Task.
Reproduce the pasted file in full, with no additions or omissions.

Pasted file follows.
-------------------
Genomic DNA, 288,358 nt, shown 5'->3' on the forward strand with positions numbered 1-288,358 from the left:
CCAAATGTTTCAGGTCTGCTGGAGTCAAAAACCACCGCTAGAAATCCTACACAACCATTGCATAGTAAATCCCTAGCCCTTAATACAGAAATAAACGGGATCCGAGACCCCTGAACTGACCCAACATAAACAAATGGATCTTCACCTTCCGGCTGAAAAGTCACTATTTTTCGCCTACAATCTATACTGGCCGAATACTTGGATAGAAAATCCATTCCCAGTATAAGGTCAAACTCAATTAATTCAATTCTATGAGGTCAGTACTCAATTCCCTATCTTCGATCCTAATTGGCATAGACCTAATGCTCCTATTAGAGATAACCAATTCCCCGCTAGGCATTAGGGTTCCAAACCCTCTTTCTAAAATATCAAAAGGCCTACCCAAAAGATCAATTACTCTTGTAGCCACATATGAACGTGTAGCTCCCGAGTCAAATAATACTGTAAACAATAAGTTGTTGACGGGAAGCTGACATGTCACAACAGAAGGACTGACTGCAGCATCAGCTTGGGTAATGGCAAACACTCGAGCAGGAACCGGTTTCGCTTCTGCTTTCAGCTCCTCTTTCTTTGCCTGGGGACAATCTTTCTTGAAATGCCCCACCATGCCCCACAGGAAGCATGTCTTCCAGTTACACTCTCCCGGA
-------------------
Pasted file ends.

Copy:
Genomic DNA, 288,358 nt, shown 5'->3' on the forward strand with positions numbered 1-288,358 from the left:
CCAAATGTTTCAGGTCTGCTGGAGTCAAAAACCACCGCTAGAAATCCTACACAACCATTGCATAGTAAATCCCTAGCCCTTAATACAGAAATAAACGGGATCCGAGACCCCTGAACTGACCCAACATAAACAAATGGATCTTCACCTTCCGGCTGAAAAGTCACTATTTTTCGCCTACAATCTATACTGGCCGAATACTTGGATAGAAAATCCATTCCCAGTATAAGGTCAAACTCAATTAATTCAATTCTATGAGGTCAGTACTCAATTCCCTATCTTCGATCCTAATTGGCATAGACCTAATGCTCCTATTAGAGATAACCAATTCCCCGCTAGGCATTAGGGTTCCAAACCCTCTTTCTAAAATATCAAAAGGCCTACCCAAAAGATCAATTACTCTTGTAGCCACATATGAACGTGTAGCTCCCGAGTCAAATAATACTGTAAACAATAAGTTGTTGACGGGAAGCTGACATGTCACAACAGAAGGACTGACTGCAGCATCAGCTTGGGTAATGGCAAACACTCGAGCAGGAACCGGTTTCGCTTCTGCTTTCAGCTCCTCTTTCTTTGCCTGGGGACAATCTTTCTTGAAATGCCCCACCATGCCCCACAGGAAGCATGTCTTCCAGTTACACTCTCCCGGA